Seemingly, we just got some good news. The agreement announced Wednesday by the United States and North Korea, whereby Pyongyang will halt its uranium enrichment, nuclear tests and missiles in exchange for food and fuel, not only lifts the threat above South Korea and Japan - it may also serve as a model for imitation in the Iranian context.
The announcement can also be viewed as an impressive achievement for American diplomacy and for sanctions imposed by the United Nations, as North Korea agreed to let IAEA inspectors operate in its territory. However, past experience calls for a cautious, apprehensive attitude on the West's part.
North Korea has already announced several times in the past that it was suspending its nuclear and missile programs in exchange for food and fuel. Yet in each case, after receiving the food and fuel shipments that saved its population from mass starvation and after UN sanctions were lifted, Pyongyang went back to its old ways. It continued to develop nuke devices and even held two underground experiments (that were apparently only partly successful.)
Nonetheless, in the short term at least, the agreement with North Korea constitutes a diplomatic achievement that the US and Western community can try to leverage in the Iranian context.
There is almost no doubt that Iran's provocative policy in the nuclear context is influenced by the North Korean model. Theoretically at least, this principle may now work the other way; that is, Iran may follow North Korea and agree to suspend uranium enrichment in exchange for the lifting of the paralyzing sanctions imposed by the US, European states and Australia – at least while negotiations take place between Tehran and EU states.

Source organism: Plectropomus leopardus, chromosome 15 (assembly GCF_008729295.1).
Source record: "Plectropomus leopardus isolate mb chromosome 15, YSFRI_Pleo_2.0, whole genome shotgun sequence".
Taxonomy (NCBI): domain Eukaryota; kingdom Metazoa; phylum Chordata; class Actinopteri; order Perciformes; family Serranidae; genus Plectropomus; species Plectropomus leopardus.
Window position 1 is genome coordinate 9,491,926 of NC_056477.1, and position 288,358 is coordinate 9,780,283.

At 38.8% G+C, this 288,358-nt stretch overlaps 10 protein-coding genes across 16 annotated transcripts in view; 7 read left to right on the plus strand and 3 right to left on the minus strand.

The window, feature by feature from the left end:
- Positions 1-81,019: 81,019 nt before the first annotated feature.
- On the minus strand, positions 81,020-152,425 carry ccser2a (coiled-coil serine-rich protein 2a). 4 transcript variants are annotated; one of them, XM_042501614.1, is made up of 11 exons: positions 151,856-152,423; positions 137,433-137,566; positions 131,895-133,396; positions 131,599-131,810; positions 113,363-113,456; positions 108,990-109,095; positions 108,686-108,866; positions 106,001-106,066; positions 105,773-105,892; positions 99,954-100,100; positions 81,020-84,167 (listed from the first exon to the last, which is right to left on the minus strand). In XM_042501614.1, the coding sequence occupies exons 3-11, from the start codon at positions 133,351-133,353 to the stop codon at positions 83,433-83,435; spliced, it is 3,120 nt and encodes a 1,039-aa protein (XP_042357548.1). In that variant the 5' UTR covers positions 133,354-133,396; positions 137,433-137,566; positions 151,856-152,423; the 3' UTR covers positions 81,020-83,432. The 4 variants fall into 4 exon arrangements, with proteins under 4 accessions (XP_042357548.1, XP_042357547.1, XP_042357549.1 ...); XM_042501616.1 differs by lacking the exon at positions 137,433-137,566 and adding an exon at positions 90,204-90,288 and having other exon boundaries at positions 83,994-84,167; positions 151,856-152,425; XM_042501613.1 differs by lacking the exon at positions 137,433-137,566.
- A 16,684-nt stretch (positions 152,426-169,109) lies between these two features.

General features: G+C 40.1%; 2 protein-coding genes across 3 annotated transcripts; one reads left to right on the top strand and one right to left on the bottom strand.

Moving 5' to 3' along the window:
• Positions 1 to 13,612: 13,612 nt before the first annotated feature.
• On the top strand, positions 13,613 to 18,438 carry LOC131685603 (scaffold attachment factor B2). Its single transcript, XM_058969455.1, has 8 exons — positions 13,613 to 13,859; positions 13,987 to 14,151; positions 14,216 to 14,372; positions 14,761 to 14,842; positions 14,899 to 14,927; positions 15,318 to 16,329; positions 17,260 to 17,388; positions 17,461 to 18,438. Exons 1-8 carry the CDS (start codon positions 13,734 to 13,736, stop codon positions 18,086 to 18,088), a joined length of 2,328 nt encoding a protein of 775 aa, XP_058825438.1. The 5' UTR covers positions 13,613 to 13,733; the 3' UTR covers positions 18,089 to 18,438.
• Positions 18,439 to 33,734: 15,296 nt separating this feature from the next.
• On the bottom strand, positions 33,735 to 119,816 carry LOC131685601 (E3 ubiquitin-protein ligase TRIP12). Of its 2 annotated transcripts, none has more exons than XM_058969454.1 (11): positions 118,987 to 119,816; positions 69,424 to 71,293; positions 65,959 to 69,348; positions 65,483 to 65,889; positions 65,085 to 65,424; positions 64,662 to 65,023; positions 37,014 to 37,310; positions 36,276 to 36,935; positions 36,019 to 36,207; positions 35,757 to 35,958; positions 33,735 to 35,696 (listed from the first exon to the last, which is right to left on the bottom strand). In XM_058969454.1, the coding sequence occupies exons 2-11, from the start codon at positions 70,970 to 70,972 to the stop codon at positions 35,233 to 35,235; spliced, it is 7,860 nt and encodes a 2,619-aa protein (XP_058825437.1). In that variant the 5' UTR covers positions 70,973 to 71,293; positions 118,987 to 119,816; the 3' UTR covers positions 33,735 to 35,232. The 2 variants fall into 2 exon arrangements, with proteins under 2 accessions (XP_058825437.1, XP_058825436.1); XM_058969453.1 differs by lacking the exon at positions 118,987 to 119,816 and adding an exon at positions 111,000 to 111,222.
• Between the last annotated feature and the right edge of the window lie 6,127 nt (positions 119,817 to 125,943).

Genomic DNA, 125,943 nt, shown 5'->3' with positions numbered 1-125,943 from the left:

Israel wants tougher sanctions
Should this happen, IAEA experts will monitor the suspension, as is the case with North Korea. Such move does not guarantee an end to Iran's nuclear program, yet it could delay the process of accumulating enriched uranium in Iran – and after all, this is precisely what a military strike on Tehran's nuclear sites is supposed to achieve.
Hence, there is almost no doubt that senior US Administration officials will use the North Korean argument when they plead with Prime Minister Benjamin Netanyahu and Defense Minister Ehud Barak to show restraint and not rush to decide on a pre-emptive strike in Iran.
US officials will also argue that Iran is much more sensitive to global public opinion than the closed-off and isolated North Korea. Hence, Tehran is also more vulnerable to the economic and diplomatic sanctions imposed on it.
However, it is quite likely that Barak and Netanyahu will tell their American interlocutors that the oil-rich Iran is capable of sustaining the bite of the sanctions until it completes its preparations to cross the nuclear threshold, and possibly even go ahead with it. If North Korea, whose citizens are starving to death, has done so, why should Iran be deterred?
This is why Israeli officials believe that time is running out quickly, and if the US and Europe wish to prevent an Israeli strike on Iran's nuke sites, they should tighten and aggravate the sanctions here and now - without hesitation, and without letting the Iranians buy more time.